"The Episcopal Church is passing through a watershed era. I believe that as the Baby Boomers begin to fade out and Generations X and Y begin asserting our voices, yet more changes remain on the horizon. As these changes are coupled with the growth of information technology, emerging/evolving soical media, and widespread social changes, I think we’re only at the start of a larger, more complicated, more convoluted process than we may suspect."
Read the rest, here. There are several things in this that I find to be very interesting. The first is the continued statement that those of us who come after the post WWII generation are different and have different needs and desires. One of the key things is that we have lost is any sense of history. We have stopped training clergy in many of our seminaries to be pastoral theologians and educators and turned them into a kind of Spiritual social worker. With the more heavy duty academic work also went an ability to be grounded in the continutity of the Church as a whole. The sloppy things that come out of clergies mouths should be a source of scandal for the Church. A generation of sloppy, amateurish theology and history from the pulpit is combined with a massive amount of bad "scholarship" about the History and life of the Church (Marcus Borg and his hip, yuppie Jesus for the new millennium being chief among them, but Pagels and her amazingly elastic Gnosticism comes in a close second) to make a messy situation.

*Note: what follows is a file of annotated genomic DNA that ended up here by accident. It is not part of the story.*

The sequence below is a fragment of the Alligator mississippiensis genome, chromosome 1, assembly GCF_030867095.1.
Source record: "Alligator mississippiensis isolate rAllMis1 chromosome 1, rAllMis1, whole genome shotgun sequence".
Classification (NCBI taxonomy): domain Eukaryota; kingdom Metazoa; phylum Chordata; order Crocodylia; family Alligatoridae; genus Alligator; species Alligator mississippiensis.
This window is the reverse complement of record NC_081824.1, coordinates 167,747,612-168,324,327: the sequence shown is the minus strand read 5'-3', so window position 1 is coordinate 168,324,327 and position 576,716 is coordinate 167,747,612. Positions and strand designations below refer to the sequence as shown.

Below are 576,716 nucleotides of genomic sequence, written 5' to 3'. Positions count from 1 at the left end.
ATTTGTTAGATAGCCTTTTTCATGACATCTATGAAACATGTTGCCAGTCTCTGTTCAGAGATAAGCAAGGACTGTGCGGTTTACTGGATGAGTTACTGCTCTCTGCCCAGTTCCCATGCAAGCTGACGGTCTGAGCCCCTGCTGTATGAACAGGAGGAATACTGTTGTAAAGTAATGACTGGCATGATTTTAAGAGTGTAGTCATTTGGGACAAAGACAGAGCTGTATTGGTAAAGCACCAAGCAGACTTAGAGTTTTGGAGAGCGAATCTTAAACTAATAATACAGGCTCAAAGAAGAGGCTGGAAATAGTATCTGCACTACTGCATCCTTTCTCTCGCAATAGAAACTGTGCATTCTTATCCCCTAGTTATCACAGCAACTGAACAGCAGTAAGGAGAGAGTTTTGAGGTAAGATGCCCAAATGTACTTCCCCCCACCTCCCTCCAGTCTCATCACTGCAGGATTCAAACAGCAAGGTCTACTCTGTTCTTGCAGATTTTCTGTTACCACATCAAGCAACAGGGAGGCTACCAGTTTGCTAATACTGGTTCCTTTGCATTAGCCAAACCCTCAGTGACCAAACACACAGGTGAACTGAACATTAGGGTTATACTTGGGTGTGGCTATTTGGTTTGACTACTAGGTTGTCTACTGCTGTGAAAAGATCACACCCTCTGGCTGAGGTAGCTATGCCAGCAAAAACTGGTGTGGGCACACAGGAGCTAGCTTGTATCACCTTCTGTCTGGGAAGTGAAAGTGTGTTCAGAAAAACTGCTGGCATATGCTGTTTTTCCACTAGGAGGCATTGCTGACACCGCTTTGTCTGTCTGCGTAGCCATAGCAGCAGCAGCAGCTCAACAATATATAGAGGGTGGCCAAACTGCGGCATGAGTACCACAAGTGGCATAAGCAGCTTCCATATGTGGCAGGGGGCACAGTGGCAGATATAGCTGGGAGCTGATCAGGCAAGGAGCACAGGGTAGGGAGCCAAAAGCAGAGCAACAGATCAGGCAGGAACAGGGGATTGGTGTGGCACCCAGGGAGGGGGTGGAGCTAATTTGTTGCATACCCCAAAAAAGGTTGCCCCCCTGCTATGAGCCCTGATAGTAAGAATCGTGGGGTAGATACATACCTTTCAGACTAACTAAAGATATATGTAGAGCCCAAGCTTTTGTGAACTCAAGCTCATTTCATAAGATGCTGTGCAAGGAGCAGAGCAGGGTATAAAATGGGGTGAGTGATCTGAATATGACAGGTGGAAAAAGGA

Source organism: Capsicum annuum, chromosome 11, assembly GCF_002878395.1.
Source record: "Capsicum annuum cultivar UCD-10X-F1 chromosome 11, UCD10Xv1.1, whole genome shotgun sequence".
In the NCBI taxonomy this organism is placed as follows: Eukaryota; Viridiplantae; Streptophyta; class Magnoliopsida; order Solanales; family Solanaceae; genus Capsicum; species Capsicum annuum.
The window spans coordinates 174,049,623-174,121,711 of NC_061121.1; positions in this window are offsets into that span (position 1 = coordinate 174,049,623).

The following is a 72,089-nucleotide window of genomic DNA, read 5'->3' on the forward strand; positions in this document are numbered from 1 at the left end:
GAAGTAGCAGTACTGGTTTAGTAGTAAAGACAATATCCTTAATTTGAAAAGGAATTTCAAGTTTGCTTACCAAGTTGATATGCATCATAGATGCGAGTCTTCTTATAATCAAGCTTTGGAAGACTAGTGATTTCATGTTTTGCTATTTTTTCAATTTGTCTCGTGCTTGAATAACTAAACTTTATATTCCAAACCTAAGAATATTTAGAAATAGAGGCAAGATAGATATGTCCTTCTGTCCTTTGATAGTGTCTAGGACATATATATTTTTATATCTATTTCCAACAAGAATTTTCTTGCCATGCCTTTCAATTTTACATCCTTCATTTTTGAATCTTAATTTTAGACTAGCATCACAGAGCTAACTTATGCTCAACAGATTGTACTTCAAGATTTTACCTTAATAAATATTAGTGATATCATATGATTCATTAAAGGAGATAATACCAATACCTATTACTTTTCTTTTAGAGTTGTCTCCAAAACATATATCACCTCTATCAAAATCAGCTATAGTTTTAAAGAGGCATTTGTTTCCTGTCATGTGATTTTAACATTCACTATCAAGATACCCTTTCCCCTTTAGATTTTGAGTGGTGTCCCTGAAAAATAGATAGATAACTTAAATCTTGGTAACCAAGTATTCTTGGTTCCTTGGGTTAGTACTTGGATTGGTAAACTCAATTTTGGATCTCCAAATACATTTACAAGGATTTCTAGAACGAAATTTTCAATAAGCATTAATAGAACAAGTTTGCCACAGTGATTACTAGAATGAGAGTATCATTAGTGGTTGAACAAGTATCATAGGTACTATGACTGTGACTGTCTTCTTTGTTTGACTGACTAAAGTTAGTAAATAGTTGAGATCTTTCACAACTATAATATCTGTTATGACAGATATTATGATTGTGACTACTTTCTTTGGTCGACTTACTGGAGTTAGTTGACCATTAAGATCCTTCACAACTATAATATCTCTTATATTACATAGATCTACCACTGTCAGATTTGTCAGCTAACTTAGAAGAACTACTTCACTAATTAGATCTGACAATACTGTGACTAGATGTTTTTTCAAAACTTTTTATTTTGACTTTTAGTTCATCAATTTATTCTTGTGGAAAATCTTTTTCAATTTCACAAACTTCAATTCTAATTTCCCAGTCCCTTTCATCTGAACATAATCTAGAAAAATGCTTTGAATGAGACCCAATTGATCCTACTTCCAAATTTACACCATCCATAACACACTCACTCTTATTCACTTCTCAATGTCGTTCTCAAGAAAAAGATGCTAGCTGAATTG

Some of this is simply an inability of post-modernism to actually construct anything lasting or meaningful. The other part of this is that the post WWII generation tended to be disinterested in building in the Church as much as they were intent on destroying. Diogenies Allen said once that the birthright of the Church had been stolen and destroyed. Part of this destruction is so that those who came after could not return to the past to look for ideas. Rather, the past as drawn by the well meaning, but misguided, intermediate is all that is there, and this image is so incomplete that it is useless. Some of this is a function of a general disdain for History in general, and a substitution for "these are my thoughts on the subject" and a collection of caricatures designed to make the reader feel better about themselves.
What we need is a solid reclamation of our heritage and an insistence upon it as a starting point.